There is little disagreement that citizens ought to be owed access to public sites of symbolic significance as a matter of self-expression. Public monuments and memorials are, after all, instantiations of communal identity, commemorative material expressions of “who we are” and “what we value” (see Dickinson, Ott, and Aoki; Blair). And yet citizens' dwindling access to public monuments, memorials, parks, and highways as sites of protest and display has created a situation in which such spectacular citizen displays are fewer and farther between.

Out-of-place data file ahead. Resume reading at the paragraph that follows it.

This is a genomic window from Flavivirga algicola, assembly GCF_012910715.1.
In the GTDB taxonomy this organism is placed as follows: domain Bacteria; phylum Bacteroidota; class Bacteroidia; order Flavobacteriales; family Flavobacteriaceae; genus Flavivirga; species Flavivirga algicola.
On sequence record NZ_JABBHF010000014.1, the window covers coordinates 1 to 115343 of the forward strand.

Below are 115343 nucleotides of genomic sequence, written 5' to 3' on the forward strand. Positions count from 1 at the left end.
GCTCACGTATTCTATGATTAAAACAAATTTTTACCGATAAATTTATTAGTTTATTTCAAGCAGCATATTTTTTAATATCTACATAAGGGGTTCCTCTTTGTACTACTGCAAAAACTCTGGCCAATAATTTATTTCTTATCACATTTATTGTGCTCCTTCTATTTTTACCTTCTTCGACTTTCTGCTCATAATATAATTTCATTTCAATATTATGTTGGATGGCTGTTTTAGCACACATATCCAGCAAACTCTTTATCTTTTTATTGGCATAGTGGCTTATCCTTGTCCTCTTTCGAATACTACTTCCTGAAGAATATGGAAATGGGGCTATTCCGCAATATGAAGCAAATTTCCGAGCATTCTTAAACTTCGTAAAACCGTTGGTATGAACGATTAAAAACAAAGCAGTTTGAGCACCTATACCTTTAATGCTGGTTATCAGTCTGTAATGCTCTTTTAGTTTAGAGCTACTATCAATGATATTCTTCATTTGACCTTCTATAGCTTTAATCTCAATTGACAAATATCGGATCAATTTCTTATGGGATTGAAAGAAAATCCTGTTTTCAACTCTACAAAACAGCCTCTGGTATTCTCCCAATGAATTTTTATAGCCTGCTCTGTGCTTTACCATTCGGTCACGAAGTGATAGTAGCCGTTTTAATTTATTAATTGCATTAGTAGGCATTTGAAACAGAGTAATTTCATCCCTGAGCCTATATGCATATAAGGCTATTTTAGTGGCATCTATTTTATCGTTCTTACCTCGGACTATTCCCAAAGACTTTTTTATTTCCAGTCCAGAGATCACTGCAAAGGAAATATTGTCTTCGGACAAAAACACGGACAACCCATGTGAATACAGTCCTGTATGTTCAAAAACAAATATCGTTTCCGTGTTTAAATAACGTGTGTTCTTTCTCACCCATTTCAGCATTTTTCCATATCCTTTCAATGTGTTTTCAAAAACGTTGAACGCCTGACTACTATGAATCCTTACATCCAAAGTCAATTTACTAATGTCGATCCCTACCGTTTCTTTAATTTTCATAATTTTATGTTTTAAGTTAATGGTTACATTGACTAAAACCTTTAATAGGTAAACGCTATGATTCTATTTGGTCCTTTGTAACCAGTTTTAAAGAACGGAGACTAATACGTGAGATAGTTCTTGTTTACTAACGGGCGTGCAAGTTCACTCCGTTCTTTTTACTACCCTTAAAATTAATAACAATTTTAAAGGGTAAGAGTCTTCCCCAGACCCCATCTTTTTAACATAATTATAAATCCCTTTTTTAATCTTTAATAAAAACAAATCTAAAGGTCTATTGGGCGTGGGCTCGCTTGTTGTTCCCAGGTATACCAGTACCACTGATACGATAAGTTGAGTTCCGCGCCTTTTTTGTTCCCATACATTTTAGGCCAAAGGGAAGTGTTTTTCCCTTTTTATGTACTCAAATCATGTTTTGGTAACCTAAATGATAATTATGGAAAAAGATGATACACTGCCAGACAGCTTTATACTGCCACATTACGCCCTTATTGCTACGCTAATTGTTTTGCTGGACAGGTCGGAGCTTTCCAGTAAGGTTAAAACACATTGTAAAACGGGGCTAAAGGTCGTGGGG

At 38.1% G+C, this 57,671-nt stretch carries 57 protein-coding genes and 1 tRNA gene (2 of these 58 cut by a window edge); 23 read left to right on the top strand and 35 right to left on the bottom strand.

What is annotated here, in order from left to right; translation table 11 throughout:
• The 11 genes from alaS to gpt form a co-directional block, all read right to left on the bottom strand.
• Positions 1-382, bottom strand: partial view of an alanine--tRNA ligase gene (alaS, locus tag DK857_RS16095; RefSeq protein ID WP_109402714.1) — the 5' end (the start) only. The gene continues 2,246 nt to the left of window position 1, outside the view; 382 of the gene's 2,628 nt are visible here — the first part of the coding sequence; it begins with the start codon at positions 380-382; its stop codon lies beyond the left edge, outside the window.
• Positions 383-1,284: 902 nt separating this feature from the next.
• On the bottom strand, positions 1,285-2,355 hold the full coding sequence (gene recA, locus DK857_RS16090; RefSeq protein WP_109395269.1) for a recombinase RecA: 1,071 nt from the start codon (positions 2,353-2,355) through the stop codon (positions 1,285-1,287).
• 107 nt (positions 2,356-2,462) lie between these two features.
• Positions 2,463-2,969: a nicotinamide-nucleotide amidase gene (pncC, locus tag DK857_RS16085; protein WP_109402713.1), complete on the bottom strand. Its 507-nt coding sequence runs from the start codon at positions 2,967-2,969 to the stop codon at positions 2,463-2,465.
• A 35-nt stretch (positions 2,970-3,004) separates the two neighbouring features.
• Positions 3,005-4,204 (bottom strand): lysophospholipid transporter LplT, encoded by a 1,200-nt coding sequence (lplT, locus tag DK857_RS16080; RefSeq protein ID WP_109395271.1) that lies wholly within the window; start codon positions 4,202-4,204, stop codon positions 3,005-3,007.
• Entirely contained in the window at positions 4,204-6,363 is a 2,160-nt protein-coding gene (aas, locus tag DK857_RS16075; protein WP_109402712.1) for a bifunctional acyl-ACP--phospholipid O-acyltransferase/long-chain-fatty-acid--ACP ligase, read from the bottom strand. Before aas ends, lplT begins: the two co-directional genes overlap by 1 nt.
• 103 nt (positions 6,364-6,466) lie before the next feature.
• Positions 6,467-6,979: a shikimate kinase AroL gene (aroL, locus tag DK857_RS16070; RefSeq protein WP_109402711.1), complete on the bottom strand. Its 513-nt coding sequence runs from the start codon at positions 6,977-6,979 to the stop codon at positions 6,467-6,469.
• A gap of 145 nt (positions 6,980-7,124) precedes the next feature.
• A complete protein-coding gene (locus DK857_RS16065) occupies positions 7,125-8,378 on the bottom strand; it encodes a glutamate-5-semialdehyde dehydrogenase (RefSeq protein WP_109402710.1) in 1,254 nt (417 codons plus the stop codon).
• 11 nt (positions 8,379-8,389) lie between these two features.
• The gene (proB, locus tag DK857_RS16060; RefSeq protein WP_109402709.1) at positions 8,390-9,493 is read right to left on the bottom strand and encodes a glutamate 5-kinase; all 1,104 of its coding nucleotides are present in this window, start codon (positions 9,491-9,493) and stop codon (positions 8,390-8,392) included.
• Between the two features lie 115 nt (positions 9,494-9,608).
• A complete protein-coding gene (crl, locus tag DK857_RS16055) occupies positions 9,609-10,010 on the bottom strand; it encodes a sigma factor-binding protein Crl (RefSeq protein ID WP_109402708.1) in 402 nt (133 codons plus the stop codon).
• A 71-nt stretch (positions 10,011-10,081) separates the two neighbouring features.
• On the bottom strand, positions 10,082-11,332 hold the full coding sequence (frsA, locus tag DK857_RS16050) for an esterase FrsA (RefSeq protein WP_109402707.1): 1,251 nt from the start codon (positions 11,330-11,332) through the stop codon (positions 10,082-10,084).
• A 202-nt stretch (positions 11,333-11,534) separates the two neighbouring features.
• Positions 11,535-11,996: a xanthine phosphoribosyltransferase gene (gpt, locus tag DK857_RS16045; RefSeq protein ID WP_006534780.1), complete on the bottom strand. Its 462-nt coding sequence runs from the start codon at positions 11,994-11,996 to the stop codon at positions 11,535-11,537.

The sanitization of spectacular sites from organized citizen expression, including the rise of so-called “free speech zones,” has coincided, though, with a more vernacular placemaking of a novel sort that should interest rhetorical studies. Guerrilla citizen urbanism is on the rise, from roguish acts like yarn bombing (originating in Texas in the mid-2000s) to the more political displays of tactical urbanists who seek to personalize and reimagine cold, even hostile (see, e.g., the rise of “bum-proofing”), public spaces. Websites such as NextCity, Planetizen, and Atlantic Media’s CityLab have popped up in response to a growing public interest in such citizen-led urban design, while books such as Insurgent Public Space and The Social Life of Small Urban Spaces have flooded human geography and urban design schools. Such publications highlight how vernacular placemaking by citizens has become an important form of citizen action. This article proposes that citizen placemaking thus warrants increased rhetorical study and that vernacular displays, which inhabit banal public spaces on sidewalks and streetscapes, are best understood within the tradition of epideixis, or rhetorical display.